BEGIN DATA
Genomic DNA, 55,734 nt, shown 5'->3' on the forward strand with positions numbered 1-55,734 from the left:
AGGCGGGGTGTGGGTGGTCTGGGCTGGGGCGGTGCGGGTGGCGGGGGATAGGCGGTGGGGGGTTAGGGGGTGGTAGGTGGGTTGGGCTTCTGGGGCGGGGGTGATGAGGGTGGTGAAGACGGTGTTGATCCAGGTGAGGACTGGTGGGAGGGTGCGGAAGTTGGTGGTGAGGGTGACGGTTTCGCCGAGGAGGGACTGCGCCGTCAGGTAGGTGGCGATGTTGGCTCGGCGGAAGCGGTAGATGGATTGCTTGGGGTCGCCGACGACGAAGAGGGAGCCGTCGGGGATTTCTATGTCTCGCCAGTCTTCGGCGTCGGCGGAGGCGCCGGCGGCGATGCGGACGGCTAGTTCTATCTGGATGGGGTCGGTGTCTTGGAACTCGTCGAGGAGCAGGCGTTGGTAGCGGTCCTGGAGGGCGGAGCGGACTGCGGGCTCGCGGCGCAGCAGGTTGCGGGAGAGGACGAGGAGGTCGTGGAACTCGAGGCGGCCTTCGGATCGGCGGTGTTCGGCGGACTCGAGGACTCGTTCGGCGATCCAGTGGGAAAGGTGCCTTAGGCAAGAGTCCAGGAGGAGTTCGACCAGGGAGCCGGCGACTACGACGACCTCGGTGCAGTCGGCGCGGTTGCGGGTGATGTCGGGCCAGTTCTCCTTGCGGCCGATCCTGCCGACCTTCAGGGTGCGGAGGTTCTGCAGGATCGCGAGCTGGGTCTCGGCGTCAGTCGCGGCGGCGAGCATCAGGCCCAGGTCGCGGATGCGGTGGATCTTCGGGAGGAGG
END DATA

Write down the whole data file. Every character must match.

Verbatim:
Genomic DNA, 55,734 nt, shown 5'->3' on the forward strand with positions numbered 1-55,734 from the left:
AGGCGGGGTGTGGGTGGTCTGGGCTGGGGCGGTGCGGGTGGCGGGGGATAGGCGGTGGGGGGTTAGGGGGTGGTAGGTGGGTTGGGCTTCTGGGGCGGGGGTGATGAGGGTGGTGAAGACGGTGTTGATCCAGGTGAGGACTGGTGGGAGGGTGCGGAAGTTGGTGGTGAGGGTGACGGTTTCGCCGAGGAGGGACTGCGCCGTCAGGTAGGTGGCGATGTTGGCTCGGCGGAAGCGGTAGATGGATTGCTTGGGGTCGCCGACGACGAAGAGGGAGCCGTCGGGGATTTCTATGTCTCGCCAGTCTTCGGCGTCGGCGGAGGCGCCGGCGGCGATGCGGACGGCTAGTTCTATCTGGATGGGGTCGGTGTCTTGGAACTCGTCGAGGAGCAGGCGTTGGTAGCGGTCCTGGAGGGCGGAGCGGACTGCGGGCTCGCGGCGCAGCAGGTTGCGGGAGAGGACGAGGAGGTCGTGGAACTCGAGGCGGCCTTCGGATCGGCGGTGTTCGGCGGACTCGAGGACTCGTTCGGCGATCCAGTGGGAAAGGTGCCTTAGGCAAGAGTCCAGGAGGAGTTCGACCAGGGAGCCGGCGACTACGACGACCTCGGTGCAGTCGGCGCGGTTGCGGGTGATGTCGGGCCAGTTCTCCTTGCGGCCGATCCTGCCGACCTTCAGGGTGCGGAGGTTCTGCAGGATCGCGAGCTGGGTCTCGGCGTCAGTCGCGGCGGCGAGCATCAGGCCCAGGTCGCGGATGCGGTGGATCTTCGGGAGGAGG